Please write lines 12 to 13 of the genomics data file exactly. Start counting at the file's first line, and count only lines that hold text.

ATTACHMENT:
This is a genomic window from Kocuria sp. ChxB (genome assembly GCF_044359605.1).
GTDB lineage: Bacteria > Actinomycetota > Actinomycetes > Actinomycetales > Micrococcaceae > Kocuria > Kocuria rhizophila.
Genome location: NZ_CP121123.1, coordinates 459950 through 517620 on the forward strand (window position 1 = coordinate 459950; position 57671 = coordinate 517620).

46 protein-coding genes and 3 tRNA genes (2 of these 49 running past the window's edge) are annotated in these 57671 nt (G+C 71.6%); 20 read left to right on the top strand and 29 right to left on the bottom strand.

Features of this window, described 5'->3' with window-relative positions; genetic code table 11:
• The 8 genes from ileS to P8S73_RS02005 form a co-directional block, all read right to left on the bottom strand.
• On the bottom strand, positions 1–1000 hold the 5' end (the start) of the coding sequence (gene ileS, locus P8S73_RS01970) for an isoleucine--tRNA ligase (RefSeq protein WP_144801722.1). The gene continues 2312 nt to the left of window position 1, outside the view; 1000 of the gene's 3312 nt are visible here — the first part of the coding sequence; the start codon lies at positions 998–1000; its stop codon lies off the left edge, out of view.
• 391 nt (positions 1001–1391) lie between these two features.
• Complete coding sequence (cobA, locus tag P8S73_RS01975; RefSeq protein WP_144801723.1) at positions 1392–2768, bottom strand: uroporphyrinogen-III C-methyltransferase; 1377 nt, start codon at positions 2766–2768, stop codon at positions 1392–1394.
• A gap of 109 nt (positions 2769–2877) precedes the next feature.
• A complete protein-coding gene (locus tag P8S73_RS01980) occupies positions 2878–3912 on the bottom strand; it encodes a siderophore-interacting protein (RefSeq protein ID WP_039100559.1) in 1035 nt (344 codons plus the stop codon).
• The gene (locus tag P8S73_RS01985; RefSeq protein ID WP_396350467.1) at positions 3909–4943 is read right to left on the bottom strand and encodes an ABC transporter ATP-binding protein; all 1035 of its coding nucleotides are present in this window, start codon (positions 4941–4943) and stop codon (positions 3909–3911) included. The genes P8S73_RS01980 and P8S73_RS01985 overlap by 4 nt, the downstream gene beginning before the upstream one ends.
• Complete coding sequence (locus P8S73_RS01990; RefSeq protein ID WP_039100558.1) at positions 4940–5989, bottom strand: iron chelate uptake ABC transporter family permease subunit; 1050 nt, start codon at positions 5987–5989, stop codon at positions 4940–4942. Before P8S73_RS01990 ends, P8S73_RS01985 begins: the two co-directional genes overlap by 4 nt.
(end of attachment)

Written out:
• The gene (locus tag P8S73_RS01985; RefSeq protein ID WP_396350467.1) at positions 3909–4943 is read right to left on the bottom strand and encodes an ABC transporter ATP-binding protein; all 1035 of its coding nucleotides are present in this window, start codon (positions 4941–4943) and stop codon (positions 3909–3911) included. The genes P8S73_RS01980 and P8S73_RS01985 overlap by 4 nt, the downstream gene beginning before the upstream one ends.
• Complete coding sequence (locus P8S73_RS01990; RefSeq protein ID WP_039100558.1) at positions 4940–5989, bottom strand: iron chelate uptake ABC transporter family permease subunit; 1050 nt, start codon at positions 5987–5989, stop codon at positions 4940–4942. Before P8S73_RS01990 ends, P8S73_RS01985 begins: the two co-directional genes overlap by 4 nt.